Here at Salford, many of our courses involve hands-on experience within your desired industry, or can even fast-track you straight into an industry role. Studying at Salford is never just sky-high piles of textbooks and exams, and the MA Dance: Performance and Professional Practices course is a prime example of the exciting and interactive learning style we embrace here.

Upon enrolling in this highly practical postgraduate course, you become a member of the dance company ‘Emergence‘, co-designed and delivered between Joss Arnott Dance and the University of Salford. Progressing with your degree through the dance company, you will explore contemporary performance as part of an ensemble, but also get the exciting opportunity to work with internationally-renowned choreographers and tour nationally.

The ensemble of 'Emergence 2019/20' performing the piece FUEL, choreographed by Wubkje Kuindersma, on stage at The New Adelphi Theatre. The ensemble are all raising their arms in the air in synchronisation. They are all wearing black leotards and shorts.

This winter, I had the fantastic opportunity of watching the Emergence tour’s debut show right here on campus in the New Adelphi Theatre. In a note given to all audience members prior to the performances, artistic director Joss Arnott discusses the importance of the 2019/20 tour: it marks a momentous milestone for Joss Arnott Dance as it is the beginning of their 10th anniversary celebrations.

Two female performers of 'Emergence 2019/20' performing the piece FUEL, choreographed by Wubkje Kuindersma, on stage at The New Adelphi Theatre. The two performers are dancing next to each other with arms raised in the air in opposing directions.

The evening consisted of three different dance performances, each choreographed separately. The first act debuted the numbers ‘FUEL’ choreographed by Wubkje Kuindersma and ‘An Event’, choreographed by James Wilton in collaboration with the dancers themselves. ‘FUEL’ was a bold and empowering number to start off the night, with the ensemble of dancers taking charge of the dimly lit stage in matching costume and such incredible synchronisation that it could make an Olympic artistic swimming team tremble. The programme describes ‘FUEL’ with the line ‘Inspired by the energy of the collective, the individual and how we feed off each other’, a poetic definition that is greatly translated through how amazingly the dancers worked as an ensemble. Every movement was powerful and spectacular to watch.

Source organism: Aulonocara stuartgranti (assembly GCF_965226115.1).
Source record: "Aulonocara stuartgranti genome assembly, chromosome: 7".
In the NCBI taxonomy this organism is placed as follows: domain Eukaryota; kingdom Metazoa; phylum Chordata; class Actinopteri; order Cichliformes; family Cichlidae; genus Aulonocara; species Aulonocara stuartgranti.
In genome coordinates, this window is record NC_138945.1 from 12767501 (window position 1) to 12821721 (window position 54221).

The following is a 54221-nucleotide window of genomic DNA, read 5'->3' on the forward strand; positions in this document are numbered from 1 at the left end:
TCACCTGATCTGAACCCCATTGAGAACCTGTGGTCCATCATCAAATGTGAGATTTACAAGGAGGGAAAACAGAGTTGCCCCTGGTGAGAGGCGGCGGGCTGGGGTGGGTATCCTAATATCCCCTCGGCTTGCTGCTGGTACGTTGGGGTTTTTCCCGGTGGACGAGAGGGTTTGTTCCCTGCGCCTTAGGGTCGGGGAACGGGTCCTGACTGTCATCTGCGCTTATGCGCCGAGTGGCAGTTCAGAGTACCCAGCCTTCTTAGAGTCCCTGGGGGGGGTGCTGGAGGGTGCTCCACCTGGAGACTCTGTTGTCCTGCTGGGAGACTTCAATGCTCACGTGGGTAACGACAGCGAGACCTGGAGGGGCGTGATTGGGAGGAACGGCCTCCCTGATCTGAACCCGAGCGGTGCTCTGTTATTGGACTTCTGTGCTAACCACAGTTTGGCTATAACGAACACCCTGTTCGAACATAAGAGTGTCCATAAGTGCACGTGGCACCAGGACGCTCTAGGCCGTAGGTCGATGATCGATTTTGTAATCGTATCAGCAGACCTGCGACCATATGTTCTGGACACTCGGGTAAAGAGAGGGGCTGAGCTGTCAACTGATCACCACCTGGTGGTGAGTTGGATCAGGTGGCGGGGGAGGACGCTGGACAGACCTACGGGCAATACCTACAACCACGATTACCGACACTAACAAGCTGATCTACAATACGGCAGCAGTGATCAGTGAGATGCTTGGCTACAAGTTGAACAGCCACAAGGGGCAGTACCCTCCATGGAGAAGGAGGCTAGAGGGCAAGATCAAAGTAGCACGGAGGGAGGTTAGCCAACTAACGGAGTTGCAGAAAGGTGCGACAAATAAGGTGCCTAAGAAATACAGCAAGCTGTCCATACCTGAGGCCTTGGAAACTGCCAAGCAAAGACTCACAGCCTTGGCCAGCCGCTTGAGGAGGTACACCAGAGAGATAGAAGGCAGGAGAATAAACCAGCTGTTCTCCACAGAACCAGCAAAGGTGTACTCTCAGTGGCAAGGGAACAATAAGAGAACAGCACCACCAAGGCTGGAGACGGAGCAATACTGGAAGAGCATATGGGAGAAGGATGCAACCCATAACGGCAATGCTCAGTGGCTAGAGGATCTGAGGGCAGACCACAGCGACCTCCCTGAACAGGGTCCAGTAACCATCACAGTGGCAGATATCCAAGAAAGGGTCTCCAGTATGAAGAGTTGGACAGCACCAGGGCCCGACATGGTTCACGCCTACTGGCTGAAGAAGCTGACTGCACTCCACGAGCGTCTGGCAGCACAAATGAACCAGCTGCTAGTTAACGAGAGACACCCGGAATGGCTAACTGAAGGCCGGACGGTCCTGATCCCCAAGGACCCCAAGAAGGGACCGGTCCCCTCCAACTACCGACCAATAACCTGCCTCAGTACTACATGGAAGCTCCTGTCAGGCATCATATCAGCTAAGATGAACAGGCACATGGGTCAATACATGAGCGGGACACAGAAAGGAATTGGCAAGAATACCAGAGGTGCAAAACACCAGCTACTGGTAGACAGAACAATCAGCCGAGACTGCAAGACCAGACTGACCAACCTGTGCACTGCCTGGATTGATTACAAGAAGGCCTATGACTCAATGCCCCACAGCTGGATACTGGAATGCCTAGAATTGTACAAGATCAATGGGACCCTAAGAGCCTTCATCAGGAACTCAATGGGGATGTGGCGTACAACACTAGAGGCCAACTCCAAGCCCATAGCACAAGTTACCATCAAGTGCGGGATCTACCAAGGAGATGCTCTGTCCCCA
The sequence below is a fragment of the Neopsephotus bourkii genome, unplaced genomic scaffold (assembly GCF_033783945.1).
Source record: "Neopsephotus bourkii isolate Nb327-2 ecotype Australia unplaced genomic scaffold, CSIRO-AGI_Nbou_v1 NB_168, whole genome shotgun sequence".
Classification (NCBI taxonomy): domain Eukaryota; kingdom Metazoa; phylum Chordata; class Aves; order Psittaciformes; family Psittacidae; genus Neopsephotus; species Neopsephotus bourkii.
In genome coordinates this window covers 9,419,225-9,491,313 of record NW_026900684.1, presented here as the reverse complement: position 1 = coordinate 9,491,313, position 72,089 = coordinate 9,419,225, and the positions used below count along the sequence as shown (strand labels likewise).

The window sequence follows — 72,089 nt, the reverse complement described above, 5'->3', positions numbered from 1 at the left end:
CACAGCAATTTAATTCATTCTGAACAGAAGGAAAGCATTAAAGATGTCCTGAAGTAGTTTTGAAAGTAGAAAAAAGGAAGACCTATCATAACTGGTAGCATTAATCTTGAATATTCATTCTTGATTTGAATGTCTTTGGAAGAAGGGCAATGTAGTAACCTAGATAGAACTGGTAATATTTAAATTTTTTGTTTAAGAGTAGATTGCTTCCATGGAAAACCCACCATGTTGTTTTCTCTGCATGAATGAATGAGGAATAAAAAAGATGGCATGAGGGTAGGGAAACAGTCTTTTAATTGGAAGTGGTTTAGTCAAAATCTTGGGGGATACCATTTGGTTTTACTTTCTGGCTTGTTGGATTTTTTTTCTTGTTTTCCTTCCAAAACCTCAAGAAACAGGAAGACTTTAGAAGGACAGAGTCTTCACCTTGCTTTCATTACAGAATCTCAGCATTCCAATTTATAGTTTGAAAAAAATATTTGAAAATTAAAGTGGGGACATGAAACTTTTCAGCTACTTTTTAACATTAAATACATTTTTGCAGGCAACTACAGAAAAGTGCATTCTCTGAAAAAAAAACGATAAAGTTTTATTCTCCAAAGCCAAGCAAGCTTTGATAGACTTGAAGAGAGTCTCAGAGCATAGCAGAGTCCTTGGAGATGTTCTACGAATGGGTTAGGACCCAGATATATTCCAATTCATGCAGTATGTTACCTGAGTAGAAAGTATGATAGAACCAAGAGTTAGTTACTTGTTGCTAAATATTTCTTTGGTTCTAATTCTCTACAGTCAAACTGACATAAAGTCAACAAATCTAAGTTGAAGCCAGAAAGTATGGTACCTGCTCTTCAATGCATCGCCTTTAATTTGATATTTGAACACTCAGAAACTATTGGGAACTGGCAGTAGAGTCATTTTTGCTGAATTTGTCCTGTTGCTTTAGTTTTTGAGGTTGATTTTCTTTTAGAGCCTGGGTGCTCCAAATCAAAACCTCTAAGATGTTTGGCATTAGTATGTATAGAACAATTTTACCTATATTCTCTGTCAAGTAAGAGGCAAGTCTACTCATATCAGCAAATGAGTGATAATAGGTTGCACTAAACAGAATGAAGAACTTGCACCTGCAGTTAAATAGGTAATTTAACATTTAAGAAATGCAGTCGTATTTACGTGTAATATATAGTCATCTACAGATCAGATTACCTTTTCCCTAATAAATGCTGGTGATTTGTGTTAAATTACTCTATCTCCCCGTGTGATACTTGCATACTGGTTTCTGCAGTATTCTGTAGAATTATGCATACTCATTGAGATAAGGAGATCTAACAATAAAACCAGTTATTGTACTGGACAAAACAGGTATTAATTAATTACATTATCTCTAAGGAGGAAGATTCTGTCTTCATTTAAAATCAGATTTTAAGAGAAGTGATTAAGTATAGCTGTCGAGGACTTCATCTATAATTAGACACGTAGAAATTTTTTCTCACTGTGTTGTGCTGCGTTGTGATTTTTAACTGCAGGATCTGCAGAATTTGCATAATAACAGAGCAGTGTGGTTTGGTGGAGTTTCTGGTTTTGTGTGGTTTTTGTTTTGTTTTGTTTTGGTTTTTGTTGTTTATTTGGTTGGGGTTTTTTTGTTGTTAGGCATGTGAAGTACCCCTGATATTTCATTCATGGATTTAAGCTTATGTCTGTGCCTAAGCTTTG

Two performers in a dimly lit, orange spotlight performing 'An Event' choreographed by James Wilton at The New Adelphi Theatre. Both performers are wearing red long sleeved leotards and red trousers. One performer is carrying the other one in the air.

‘An Event’ was inspired by Margaret Atwood’s ‘The Handmaid’s Tale’, so as a book fanatic you can imagine how thrilled I was by this contemporary response to the dystopian novel! Gowned in bright red, the dancers started with an upbeat, hip-hop-esque piece that resembled the curious, light-hearted competition seen in school playgrounds. Individual dancers would show off impressive, unique moves to each other whilst the others crowded round, amazed and laughing. This entire section was then greatly contrasted by the second half of the piece, in which every dancer immediately dropped their smiles and donned white bonnets. In that moment, the New Adelphi stage became Gilead. Once elated, friendly dancing was now repetitive, solemn movements and cleverly meditated shoves and kicks. This entire number was heart-wrenching and moving to watch and beautifully choreographed.

A performer from Emergence is stood in a white spotlight on stage, looking at her hands solemnly. She is wearing a red poncho and white bonnet, similar to the characters from Margaret Atwood's 'The Handmaid's Tale'.

Finally, the evening’s concluding performance was ‘When Worlds Collide’ choreographed by Joss Arnott himself, alongside the dancers. Arnott describes this performance piece as an ‘exploration of empowerment and unity within a fragile and uncertain world’. The piece was very musically driven, I felt, more so than the other pieces of the night, with a pounding, thrilling score. The choreography of this piece was also beautiful to watch with elements of classical ballet mixed in with contemporary techniques. This number was very energetic and exhilarating and perfectly demonstrated the incredible skills our students are learning through their degrees and all the hard work they have put in.

With bright, warm lights in the background of the stage, a performer from 'Emergence' dons a black leotard and is performing a classical ballet move on the stage in which she raises her leg almost above her head.

Overall the premiere of ‘Emergence 2019/20’ was an intriguing and exciting occasion to celebrate the hard work of our talented postgraduate students. All three pieces were especially empowering – with themes of freedom, teamwork, unity and energy.

Three dancers from 'Emergence' are on the stage of The New Adelphi Theatre wearing black leotards. Each dancer is in a different pose as they perform in unison on stage.

For more information regarding our MA Dance: Performance and Professional Practices programme, feel free to get in touch with our course enquiries team or take a look at our prospectus.

πŸ“² +44 (0) 161 295 4545

πŸ“₯ enquiries@salford.ac.uk

Interested in kickstarting a performance career? Take a look at these courses.⬇️

🌟BA (Hons) Dance

🌟BA (Hons) Theatre and Performance Practice

🌟BA (Hons) Media and Performance